What we have observed is many different patterns, most probably reflecting multiple factors including state of economic activity, testing, tracing, and health system capacity. Schools are just one aspect of the policy response to managing COVID-19. School closures have implications for wider society and vice versa.

The Gambia saw continued decline once schools opened after a vacation:

━━ New daily cases per 100,000 of population, 7 day rolling average
School status:  Open   Partially open   Closed   Vacation   Unknown  

France experienced growth in infections while schools were closed during scheduled vacations:

━━ New daily cases per 100,000 of population, 7 day rolling average
School status:  Open   Partially open   Closed   Vacation   Unknown  

And Finland saw little change in infection levels during vacation, followed by a rise after schools reopened:

━━ New daily cases per 100,000 of population, 7 day rolling average
School status:  Open   Partially open   Closed   Vacation   Unknown  

Slowly but steadily, education systems are learning how to live with COVID-19. But the story is far from complete. The numbers in this infographic are updated daily. Check-back again in future weeks as we add more to this evolving storyline.

Rigorous and careful monitoring of experiences from all countries – those who have reopened once or more, and those that remain closed – offer a deeply valuable and growing fact base in which to anchor future decisions.

 

 


 

 

ABOUT THIS INFOGRAPHIC

Insights for Education is a non-profit independent foundation founded in 2019 working to advance evidence and improve education for every child.

Our mission is to build resources for education leaders to reach each child, by synthesising and translating an inclusive range of evidence. We aim to be benevolent disruptors and bridge-builders in the education system.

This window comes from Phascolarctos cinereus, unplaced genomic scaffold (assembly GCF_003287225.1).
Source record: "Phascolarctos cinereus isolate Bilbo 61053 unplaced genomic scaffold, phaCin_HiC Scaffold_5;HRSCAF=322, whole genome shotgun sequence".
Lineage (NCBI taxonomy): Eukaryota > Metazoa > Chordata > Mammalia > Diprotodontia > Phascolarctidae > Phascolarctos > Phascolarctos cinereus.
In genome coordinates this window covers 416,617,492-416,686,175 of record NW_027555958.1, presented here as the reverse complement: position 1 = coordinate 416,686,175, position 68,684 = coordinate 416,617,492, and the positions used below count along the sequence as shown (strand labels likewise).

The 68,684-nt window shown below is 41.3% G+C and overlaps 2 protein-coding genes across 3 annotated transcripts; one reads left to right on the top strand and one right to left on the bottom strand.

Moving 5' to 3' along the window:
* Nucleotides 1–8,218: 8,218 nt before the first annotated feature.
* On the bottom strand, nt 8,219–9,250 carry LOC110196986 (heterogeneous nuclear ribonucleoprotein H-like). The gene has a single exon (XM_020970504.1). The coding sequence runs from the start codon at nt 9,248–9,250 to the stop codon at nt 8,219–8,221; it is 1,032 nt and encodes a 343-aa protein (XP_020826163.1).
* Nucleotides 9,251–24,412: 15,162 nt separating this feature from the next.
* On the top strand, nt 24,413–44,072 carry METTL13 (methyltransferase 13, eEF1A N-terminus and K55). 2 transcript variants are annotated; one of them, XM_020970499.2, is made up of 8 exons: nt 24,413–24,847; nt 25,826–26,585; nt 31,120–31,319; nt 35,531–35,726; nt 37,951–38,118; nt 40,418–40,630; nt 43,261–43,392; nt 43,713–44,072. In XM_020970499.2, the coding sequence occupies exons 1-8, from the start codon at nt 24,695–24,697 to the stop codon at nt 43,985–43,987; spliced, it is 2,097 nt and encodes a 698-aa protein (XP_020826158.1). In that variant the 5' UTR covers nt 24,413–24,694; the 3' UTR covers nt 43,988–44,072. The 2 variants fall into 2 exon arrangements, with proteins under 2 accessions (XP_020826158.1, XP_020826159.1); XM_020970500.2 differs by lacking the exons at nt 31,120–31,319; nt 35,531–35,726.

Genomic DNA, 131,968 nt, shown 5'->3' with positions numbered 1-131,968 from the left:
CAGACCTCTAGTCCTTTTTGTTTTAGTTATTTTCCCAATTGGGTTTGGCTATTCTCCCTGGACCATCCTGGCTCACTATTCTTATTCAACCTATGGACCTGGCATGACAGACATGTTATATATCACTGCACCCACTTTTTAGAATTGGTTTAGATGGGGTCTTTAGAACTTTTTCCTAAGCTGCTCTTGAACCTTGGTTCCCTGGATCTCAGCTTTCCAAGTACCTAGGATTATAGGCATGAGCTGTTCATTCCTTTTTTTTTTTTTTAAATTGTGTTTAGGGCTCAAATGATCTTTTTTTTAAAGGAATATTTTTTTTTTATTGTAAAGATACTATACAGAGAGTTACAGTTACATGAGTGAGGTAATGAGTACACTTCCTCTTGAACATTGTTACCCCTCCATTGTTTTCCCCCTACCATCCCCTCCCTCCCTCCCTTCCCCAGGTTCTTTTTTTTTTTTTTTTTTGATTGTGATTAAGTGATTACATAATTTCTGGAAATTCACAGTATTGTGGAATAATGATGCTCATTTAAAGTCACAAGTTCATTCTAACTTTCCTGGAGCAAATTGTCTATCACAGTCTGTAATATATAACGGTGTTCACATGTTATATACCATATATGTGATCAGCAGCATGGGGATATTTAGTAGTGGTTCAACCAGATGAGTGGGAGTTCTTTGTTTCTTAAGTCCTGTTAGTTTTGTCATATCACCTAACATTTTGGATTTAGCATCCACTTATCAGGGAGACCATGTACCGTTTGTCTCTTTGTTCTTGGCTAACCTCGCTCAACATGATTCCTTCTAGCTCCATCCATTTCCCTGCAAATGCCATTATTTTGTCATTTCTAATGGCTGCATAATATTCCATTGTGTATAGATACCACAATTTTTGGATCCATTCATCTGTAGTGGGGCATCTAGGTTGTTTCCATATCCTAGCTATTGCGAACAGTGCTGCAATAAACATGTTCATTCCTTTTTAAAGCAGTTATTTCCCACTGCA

More information on this work can be found in our FAQ. We welcome feedback, suggestions and corrections. Please use our contact form.

© 2021 Insights for Education
Data as of 17 January 2021.

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Notes:

  • This data does not demonstrate causality between school closure/opening decisions, timing and/or infection levels. Care should be taken in drawing conclusions from any patterns observed.
  • Some countries devolve decision making and there can be significant variation within parts of a country or even between schools.
  • Our thanks to Our World in Data for COVID-19 daily infection data, UNESCO for school status and enrolment data and the World Bank for country data. Statistics and charts in this infographic are updated daily when available. Our analysis covers 185 countries.
  • Where we mention COVID-19 infection levels, unless explicitly stated, we always refer to the number of new cases reported each day, expressed per 100,000 of population, and averaged over 7 days. This measurement unit may differ from other information sources you use.
  • We calculate the number of ‘disrupted’ school days by multiplying, for each country, the total student enrolment by the number of days when the school system was closed.